David Bourget (Western Ontario)
David Chalmers (ANU, NYU)
Rafael De Clercq
Ezio Di Nucci
Jack Alan Reynolds
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Dao: A Journal of Comparative Philosophy 11 (3):275-293 (2012)
This paper is about two proposals endorsed by Xunzi. The first is that there is such a thing as a moral expert, whose moral advice we should adopt even when we cannot appreciate for ourselves the considerations in favor of it. The second is that certain political authorities should be treated as moral experts. I identify three fundamental questions about moral expertise that contemporary philosophy has yet to address in depth, explicate Xunzi’s answers to them, and then give an account of politically authorized moral expertise as Xunzi understands it. The three questions at the heart of this study are these: how should we distinguish between knowing the correct course of action on another’s authority and knowing it for oneself? What exactly are the underlying considerations that the expert grasps and the novice does not? Who are the experts and in what spheres of life can they legitimately claim expertise?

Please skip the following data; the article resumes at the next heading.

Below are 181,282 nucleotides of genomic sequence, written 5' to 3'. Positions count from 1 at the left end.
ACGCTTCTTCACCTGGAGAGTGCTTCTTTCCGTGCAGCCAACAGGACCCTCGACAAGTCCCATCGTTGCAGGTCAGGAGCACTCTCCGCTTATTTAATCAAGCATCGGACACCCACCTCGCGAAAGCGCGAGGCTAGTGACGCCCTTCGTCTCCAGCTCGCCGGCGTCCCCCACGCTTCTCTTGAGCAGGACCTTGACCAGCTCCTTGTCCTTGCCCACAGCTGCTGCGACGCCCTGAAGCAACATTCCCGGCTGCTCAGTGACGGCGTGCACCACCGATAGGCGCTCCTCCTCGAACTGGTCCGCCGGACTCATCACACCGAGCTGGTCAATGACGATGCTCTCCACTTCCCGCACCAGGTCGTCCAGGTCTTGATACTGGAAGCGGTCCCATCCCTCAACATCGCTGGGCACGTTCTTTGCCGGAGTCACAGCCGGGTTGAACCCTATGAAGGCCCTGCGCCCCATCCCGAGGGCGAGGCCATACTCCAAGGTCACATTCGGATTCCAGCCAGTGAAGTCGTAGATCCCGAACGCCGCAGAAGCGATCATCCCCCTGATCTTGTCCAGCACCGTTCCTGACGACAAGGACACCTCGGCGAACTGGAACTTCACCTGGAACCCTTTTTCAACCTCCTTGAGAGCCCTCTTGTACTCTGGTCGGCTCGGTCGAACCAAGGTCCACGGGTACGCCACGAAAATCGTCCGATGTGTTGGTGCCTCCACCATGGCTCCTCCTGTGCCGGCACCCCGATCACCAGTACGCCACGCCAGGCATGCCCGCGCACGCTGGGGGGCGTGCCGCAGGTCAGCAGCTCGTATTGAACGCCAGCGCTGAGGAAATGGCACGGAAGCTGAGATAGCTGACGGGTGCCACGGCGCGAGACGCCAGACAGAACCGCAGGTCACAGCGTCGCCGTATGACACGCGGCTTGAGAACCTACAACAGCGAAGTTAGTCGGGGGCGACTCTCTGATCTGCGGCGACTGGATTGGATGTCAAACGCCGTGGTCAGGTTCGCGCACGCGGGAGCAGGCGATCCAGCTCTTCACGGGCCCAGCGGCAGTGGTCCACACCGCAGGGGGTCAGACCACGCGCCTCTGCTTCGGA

|Keywords||Xunzi moral expertise political authority|
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References found in this work BETA
Aristotle (2012). Nicomachean Ethics. Courier Dover Publications.
Joseph Raz (1986). The Morality of Freedom. Oxford University Press.
Alison Hills (2009). Moral Testimony and Moral Epistemology. Ethics 120 (1):94-127.
Sarah McGrath (2011). Skepticism About Moral Expertise as a Puzzle for Moral Realism. Journal of Philosophy 108 (3):111-137.
Robert Hopkins (2011). How to Be a Pessimist About Aesthetic Testimony. Journal of Philosophy 108 (3):138-157.
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